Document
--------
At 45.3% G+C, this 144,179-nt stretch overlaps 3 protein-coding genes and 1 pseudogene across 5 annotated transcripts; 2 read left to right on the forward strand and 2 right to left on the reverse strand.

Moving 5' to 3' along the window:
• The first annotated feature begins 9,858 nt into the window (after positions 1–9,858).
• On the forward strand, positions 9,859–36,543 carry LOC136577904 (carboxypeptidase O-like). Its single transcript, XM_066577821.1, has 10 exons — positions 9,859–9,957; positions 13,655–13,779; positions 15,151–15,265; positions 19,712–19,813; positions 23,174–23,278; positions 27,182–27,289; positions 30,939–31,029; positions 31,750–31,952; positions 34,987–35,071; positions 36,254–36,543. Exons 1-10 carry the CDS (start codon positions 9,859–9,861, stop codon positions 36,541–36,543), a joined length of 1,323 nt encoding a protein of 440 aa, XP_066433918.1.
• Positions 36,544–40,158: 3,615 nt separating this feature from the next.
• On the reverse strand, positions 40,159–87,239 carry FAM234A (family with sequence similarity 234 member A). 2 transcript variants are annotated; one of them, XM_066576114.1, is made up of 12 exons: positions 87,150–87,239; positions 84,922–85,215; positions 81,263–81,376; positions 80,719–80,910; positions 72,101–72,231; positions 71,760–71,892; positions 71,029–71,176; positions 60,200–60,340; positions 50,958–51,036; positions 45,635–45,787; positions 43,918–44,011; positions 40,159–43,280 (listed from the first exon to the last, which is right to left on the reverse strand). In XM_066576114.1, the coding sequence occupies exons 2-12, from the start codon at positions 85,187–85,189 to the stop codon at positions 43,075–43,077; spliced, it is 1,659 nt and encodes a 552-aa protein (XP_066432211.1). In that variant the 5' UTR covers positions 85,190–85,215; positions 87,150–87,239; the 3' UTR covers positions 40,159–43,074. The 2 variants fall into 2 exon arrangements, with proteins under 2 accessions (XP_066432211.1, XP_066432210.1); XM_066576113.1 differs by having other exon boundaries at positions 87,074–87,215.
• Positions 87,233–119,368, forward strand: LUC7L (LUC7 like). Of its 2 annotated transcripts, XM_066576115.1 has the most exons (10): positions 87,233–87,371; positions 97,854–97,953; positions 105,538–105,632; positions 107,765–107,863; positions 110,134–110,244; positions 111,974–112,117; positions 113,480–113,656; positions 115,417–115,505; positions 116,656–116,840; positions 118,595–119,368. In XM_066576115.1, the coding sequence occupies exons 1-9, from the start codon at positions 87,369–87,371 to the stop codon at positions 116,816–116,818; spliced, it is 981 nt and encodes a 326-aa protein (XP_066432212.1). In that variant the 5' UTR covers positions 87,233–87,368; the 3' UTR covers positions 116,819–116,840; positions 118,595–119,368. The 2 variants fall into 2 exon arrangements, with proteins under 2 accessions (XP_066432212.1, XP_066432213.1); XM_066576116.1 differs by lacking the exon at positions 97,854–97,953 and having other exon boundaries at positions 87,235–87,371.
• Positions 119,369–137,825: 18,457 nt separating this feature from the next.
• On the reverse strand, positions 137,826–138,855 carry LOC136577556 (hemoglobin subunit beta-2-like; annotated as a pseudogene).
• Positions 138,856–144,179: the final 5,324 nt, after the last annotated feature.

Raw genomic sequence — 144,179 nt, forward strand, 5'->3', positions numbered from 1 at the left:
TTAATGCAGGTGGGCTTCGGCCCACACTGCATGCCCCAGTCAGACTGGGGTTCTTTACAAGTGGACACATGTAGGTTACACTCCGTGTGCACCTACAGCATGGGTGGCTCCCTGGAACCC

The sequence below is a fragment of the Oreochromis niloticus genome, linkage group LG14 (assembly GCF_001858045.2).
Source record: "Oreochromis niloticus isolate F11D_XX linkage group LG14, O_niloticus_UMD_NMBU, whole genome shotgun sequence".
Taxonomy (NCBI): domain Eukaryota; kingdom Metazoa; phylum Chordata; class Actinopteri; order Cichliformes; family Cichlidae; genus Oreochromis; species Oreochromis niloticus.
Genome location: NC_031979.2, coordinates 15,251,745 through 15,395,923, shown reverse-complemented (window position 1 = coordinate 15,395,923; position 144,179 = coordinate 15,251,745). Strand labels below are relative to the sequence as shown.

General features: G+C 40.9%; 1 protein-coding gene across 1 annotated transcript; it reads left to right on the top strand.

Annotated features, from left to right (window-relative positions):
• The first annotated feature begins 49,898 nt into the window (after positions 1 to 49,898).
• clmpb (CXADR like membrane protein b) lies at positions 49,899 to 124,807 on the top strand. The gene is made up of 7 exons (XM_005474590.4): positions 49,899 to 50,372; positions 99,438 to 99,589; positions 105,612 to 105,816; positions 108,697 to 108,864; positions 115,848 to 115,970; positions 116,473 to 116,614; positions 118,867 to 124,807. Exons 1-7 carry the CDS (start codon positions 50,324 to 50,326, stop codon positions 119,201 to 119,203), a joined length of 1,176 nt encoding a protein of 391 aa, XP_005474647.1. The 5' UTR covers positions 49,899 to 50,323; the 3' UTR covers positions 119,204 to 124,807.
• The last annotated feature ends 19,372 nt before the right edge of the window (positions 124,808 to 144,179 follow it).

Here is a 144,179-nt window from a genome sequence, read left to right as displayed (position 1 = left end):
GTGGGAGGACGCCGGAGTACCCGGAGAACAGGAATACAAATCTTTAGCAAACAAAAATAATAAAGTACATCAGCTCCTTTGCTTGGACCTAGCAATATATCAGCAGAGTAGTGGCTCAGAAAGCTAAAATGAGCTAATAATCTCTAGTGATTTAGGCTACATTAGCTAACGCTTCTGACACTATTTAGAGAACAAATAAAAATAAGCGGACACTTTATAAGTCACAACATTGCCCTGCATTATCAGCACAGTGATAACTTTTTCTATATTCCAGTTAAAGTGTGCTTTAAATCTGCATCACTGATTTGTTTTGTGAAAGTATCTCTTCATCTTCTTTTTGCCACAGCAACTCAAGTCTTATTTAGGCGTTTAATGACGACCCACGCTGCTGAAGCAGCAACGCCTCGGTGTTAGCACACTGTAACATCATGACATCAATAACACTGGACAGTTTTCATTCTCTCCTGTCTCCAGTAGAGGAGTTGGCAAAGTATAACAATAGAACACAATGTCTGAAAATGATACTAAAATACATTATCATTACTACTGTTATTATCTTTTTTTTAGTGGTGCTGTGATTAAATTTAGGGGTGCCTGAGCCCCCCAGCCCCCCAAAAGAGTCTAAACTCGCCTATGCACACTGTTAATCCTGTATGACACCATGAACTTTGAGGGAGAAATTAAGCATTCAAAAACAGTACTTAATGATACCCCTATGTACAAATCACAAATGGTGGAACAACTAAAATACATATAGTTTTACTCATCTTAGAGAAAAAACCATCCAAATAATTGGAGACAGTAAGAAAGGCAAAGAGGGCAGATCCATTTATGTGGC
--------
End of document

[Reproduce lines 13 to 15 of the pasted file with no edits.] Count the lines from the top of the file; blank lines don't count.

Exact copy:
The sequence below is a fragment of the Oreochromis niloticus genome, linkage group LG14 (assembly GCF_001858045.2).
Source record: "Oreochromis niloticus isolate F11D_XX linkage group LG14, O_niloticus_UMD_NMBU, whole genome shotgun sequence".
Taxonomy (NCBI): domain Eukaryota; kingdom Metazoa; phylum Chordata; class Actinopteri; order Cichliformes; family Cichlidae; genus Oreochromis; species Oreochromis niloticus.